I'm sorry I have _a_ clue...
> What is the date of the first recorded
> performance on the pianoforte in England?
> ... For many years it was believed to be a public concert given by
> J.C. Bach on 2 June 1768, at the Thatched House Tavern, St James's
> Street. This is still repeated in the current literature, even
> though at least one earlier date is known. I'm curious if anyone
> here can contribute to this. I'll give my answer to the puzzle a
> little later.
I'm curious ( and I'm also wondering why you should have decided to
ask this quizze on HPSCHD-L and _not_ on the fortepiano@egroups... ).
My guess is you are gonna come up with something earlier than J.C.Bach
on the Zumpe mentioned above. Which could be a ( not yet known to me )
record of anyone's performance on the piano Samuel Crisp had brought
to England from Italy.
( see Chapter 3 of Cole, The Pianoforte in the Classical Era ; Cole
dates Crisp's import "during the 1730s or early 1740s", [ David
Crombie, elsewhere, says "c1752" ]. Cole's assumption is that the
piano was modelled on early Cristofori or possibly later Florentine
"In 1747 the instrument was at Wilbury, the country mansion of Fulke
Greville, who at that time or shortly afterwards paid Thomas Arne a
large some of money to release the young Charles Burney from an
indenture so that he could become Greville's resident music master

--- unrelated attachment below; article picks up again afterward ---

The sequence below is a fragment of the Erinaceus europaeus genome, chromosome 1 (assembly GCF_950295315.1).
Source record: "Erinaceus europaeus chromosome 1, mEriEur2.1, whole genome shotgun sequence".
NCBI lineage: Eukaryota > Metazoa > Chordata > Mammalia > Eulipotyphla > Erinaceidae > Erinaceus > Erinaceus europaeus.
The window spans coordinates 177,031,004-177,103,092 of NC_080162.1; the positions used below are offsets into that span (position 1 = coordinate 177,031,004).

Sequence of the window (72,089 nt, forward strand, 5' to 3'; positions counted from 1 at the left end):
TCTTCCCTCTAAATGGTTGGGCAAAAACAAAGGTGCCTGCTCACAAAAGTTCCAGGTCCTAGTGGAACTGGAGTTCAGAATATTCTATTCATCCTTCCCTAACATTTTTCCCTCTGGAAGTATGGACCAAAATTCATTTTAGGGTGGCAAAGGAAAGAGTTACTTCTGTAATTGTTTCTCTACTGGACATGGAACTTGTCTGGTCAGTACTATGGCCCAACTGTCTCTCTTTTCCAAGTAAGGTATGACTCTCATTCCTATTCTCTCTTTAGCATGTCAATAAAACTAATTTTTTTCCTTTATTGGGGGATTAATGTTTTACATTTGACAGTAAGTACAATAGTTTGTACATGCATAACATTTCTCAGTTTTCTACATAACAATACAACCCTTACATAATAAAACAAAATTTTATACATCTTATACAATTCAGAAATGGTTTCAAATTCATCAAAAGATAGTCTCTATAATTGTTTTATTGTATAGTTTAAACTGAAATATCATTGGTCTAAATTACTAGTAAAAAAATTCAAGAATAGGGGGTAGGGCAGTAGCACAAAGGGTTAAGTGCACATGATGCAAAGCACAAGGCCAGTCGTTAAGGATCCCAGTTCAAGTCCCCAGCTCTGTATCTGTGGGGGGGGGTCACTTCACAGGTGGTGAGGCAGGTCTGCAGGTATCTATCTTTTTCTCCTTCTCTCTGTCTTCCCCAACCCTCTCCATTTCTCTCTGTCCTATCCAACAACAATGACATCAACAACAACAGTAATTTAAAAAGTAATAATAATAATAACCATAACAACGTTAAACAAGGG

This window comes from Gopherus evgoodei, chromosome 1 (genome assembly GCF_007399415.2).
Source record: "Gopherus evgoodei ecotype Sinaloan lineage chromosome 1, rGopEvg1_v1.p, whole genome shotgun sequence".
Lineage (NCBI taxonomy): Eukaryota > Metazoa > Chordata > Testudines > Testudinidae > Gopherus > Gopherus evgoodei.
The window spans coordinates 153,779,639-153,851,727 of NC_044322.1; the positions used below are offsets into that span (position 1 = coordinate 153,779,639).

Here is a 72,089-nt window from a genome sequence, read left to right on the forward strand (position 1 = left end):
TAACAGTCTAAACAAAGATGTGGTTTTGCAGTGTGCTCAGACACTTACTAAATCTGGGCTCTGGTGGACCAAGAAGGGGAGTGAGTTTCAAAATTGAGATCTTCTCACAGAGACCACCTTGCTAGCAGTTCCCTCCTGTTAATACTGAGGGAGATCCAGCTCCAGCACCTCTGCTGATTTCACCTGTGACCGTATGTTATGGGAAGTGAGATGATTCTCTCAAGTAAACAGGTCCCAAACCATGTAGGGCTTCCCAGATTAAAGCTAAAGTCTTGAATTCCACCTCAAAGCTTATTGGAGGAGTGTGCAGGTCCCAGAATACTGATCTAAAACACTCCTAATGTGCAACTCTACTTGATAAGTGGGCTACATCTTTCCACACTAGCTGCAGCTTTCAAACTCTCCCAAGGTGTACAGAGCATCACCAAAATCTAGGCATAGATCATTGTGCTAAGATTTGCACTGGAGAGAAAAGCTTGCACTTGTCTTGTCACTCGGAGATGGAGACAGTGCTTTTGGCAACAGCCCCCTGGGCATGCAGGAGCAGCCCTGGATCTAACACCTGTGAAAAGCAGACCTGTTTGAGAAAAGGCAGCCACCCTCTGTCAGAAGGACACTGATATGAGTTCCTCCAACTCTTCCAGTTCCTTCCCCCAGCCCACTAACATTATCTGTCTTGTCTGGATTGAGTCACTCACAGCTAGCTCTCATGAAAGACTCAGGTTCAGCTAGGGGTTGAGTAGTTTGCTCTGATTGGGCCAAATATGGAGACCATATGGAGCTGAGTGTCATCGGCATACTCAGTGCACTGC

(...). In one of the few fragments that remain of Burney's
autobiographical memoirs, there is a brief account of his experience
at Wilbury showing that, at a formative period in his life, the future
music historian and composer had limitless opportunities for daily
practice on this early pianoforte, at a time when very few people had
ever seen such an instrument.
' The touch was very imperfect, and the mechanism clumsy; so nothing
but slow movements could be executed upon it. However, [in] slow
pieces, such as the dead march in Saul, Arne's march in Zara, and a
very few pathetic strains in Italian operas, it had a magnificent and
new effect in the Chiar'oscura of whichk, with a little use, it was
capable. Experience was necessary to the performer
[ sic ]
upon it - which by living in the house and trying the effects and
discovering the degree of force or delicacy of touch it was capable
of, I gained considerable credit in shewing it off. 1)'"
[ sic sic sic ]
[ Michael Cole, op.cit. p.43
1) The Memoirs of Dr Charles Burney, ed. S.Klima et al.
(Lincoln, Nebr., 1988), 72-3 ]
And don't you say a performance is not a performance unless in a
concert hall, Stephen. Too modern a point of view. Remains the problem
Burney doesn't remember exact date of when & to whom he was shewing
[ Donnerstag, 18. Januar 2001 ]
" The world exists for the education of each man. " ( Emerson, History )